POSEYVILLE, Ind. — From the start of planting until the end of growing season, weed management is continually on a farmer’s mind.

Mark Seib, a corn, wheat and soybean farmer in Posey County, is no exception.

“Whenever I go into a store or coffee shop where farmers are gathered, sooner or later the talk comes around to what has happened to herbicide-resistant weeds and how it’s affecting them,” he said.

Weeds are beginning to become resistant to glyphosate, a common herbicide. Because of this, the way weeds are managed is starting to change.

Seib shared his insight with AgriNews.

Q: How long have glyphosate-resistant weeds been a problem?

A: They have been known to be around for four to five years. Whenever you start using chemicals, the weeds are able to adjust, mutate and compensate for the chemical. They are constantly changing to protect themselves.

I heard about it in the south first, and it’s slowly worked its way north. Glyphosate was not always used a lot. But now that it’s used in both corn and soybean rotations, it’s more and more of an issue.

Q: How are farmers combating the weeds?

A: We’re going back to some of our older chemicals that we used to have and trying to mix those into the chemical rotation that we’re using on the farm to take out these weeds. There’s some new technology being developed that will help.

Q: How might weed management techniques evolve?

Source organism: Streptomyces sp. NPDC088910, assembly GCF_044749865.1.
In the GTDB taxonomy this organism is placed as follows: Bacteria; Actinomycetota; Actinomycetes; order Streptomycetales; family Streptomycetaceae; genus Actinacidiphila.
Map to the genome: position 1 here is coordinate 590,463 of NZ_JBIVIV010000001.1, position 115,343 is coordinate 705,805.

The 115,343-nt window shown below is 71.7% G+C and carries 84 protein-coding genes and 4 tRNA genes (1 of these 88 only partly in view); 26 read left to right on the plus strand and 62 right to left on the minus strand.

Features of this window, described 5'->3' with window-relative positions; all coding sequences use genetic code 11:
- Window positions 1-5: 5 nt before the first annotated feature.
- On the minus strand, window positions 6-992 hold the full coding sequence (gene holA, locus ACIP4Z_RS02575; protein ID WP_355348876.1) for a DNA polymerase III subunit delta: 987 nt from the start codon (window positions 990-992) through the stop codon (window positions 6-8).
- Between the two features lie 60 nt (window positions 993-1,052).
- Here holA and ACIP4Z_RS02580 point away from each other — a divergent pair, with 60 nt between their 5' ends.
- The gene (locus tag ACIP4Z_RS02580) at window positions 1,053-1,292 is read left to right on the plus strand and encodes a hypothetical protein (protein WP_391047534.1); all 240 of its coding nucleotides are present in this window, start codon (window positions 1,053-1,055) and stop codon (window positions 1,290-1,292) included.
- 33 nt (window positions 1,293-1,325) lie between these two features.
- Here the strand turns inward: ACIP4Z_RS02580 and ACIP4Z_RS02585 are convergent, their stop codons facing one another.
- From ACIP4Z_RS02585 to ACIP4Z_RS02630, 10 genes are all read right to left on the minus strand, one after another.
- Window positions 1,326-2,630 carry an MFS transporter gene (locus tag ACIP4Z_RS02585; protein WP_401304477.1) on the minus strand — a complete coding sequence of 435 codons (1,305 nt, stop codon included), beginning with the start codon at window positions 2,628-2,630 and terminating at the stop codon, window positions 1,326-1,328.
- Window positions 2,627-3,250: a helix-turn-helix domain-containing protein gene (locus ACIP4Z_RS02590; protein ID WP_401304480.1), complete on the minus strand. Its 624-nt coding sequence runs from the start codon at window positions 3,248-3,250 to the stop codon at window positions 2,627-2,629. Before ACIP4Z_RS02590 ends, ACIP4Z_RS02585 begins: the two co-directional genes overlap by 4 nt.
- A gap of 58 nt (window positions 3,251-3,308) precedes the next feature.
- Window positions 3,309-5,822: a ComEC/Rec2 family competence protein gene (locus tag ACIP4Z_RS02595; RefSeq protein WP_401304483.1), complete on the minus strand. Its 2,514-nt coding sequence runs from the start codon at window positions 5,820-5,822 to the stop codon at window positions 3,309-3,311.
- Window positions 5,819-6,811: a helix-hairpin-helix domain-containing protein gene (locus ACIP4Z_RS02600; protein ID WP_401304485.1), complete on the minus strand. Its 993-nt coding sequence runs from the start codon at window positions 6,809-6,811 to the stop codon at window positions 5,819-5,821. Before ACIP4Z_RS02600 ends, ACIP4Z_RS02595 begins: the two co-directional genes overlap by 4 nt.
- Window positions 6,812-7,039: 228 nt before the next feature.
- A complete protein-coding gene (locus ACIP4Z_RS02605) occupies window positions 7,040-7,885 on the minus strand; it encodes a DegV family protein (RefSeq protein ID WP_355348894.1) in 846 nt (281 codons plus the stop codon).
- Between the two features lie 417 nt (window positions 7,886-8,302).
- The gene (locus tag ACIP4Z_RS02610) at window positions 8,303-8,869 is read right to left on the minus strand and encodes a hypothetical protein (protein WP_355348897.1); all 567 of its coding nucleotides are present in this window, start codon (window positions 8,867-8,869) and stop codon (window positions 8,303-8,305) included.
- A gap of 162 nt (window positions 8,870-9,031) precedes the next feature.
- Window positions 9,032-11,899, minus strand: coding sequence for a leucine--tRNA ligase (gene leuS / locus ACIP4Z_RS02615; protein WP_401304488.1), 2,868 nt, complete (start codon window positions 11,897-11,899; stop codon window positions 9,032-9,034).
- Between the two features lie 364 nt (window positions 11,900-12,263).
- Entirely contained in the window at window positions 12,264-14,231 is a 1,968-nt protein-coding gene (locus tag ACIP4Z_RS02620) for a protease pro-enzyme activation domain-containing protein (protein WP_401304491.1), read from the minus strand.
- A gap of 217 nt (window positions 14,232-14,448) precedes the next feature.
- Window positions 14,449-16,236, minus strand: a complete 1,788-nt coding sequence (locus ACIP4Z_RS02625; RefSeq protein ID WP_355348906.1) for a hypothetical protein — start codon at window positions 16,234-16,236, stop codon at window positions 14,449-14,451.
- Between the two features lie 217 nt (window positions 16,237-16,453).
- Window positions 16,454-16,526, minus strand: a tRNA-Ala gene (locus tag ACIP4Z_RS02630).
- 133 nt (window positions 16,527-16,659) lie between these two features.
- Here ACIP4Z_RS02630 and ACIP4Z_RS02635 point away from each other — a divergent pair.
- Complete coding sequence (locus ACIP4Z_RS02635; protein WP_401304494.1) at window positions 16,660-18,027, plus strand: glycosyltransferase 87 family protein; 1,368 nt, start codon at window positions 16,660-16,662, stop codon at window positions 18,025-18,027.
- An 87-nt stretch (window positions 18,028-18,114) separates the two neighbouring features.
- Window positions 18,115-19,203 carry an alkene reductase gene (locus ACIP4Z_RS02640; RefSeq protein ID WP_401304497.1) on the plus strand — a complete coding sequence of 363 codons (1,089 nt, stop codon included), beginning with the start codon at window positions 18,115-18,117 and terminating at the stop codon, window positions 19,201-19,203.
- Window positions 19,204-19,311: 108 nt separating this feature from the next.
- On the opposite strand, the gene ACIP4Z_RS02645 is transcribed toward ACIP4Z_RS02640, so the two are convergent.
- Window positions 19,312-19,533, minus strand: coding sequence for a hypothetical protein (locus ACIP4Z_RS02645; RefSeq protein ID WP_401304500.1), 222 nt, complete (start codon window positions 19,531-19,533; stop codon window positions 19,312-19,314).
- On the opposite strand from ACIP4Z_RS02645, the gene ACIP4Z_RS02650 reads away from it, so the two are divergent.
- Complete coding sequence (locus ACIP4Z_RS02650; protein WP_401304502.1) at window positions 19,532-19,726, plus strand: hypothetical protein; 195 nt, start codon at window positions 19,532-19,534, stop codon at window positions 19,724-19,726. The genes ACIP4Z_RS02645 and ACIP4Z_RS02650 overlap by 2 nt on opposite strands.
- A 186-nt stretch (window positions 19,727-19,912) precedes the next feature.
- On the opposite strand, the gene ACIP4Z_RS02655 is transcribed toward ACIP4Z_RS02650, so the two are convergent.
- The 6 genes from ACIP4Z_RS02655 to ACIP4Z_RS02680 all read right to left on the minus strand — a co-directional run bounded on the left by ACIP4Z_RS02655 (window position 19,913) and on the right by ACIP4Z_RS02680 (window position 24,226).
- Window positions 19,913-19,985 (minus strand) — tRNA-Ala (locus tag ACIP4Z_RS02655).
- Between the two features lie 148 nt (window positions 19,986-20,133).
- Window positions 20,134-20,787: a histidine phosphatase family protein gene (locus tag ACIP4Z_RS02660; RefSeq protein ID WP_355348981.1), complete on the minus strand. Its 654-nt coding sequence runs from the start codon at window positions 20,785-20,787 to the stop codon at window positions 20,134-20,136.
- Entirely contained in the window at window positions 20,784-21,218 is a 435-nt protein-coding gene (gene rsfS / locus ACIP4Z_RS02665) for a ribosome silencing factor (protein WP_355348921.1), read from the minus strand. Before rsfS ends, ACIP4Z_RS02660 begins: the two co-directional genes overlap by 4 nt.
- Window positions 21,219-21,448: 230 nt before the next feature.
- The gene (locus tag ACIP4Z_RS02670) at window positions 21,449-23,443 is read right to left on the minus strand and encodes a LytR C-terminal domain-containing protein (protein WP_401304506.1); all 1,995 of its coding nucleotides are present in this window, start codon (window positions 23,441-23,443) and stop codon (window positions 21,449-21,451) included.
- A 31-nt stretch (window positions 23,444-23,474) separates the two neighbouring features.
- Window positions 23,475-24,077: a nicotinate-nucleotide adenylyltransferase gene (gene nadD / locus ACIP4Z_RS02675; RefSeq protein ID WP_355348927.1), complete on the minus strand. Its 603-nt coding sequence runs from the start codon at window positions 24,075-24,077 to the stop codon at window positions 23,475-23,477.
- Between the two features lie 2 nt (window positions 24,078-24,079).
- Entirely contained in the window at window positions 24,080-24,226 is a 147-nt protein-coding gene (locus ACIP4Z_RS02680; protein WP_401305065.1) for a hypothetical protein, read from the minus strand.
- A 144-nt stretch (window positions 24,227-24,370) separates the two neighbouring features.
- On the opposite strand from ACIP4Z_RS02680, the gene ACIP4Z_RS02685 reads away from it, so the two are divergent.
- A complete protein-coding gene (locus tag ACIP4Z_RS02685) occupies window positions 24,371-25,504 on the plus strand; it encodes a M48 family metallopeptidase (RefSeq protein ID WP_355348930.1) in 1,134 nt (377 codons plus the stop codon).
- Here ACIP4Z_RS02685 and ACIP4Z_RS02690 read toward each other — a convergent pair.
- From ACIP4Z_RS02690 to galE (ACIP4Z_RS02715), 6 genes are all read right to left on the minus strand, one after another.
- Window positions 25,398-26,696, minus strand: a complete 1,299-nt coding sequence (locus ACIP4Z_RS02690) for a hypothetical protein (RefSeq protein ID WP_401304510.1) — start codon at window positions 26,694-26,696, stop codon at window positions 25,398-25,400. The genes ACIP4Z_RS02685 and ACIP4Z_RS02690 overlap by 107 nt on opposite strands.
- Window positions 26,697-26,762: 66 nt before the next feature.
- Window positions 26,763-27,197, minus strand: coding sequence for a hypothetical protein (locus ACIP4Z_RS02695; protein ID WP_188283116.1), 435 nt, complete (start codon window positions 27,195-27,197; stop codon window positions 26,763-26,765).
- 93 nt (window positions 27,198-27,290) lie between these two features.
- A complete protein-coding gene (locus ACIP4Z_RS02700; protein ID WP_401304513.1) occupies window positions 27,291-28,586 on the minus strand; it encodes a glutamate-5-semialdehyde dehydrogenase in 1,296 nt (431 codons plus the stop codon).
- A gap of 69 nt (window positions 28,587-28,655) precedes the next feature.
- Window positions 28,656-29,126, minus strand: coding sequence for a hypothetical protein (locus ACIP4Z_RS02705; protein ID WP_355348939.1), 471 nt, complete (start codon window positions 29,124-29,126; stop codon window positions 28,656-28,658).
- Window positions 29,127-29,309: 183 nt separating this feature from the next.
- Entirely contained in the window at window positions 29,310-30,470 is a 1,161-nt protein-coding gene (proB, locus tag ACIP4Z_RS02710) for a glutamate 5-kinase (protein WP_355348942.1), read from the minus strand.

A: Glyphosate is one of the cheapest forms of weed control on the market. We’re going to have to think of using other chemicals and maybe increasing costs per acre for chemicals so we can combat the problem.

Q: In what ways do farmers keep the environment in mind while applying herbicides?

A: Every farmer has that responsibility and loyalty to make sure they keep the environment safe. The thing is, my family lives on the farm. I don’t want to do anything that will harm or hurt them in any way with the chemicals.

I want to keep the land as safe and as productive as I can.

When my father was farming he would use gallons per acres of chemicals for herbicides and insecticides. Now we use ounces. We have drastically cut back on the amount of chemicals, as well as making our seed have traits so we don’t have to spray for certain insects.

Q: If farmers are using less chemicals per acre, is it saving them money?

A: We’re not really saving money, we’re saving environment in which we live. And you can’t put a price on that. It’s very important to us.

Q: What advice would you give to farmers?

A: The biggest thing to realize is that we have is to catch it early. Identify the weeds early. The bigger they get the harder they are to control. That’s the secret I have found.

Whenever those resistant weeds get a foothold and grow a foot tall, it’s very hard to take those out. Catch them when they are small. If you don’t have the time to mess with it, have a scouting service check.

Q: What mindset should farmers have about weeds?

A: It’s not a neighbor’s problem or the guy across the way’s problem — it is everybody’s problem. Weed seeds are moved around by the wind, birds and animals. It’s important for all of us to be responsible and try to control these weeds that are difficult to take care of and eliminate.

Q: How can farmers learn more?

A: You can visit www.takeactiononweeds.com and talk with your herbicide consultant. I use the site quite a bit to look at what chemicals will work on certain weeds.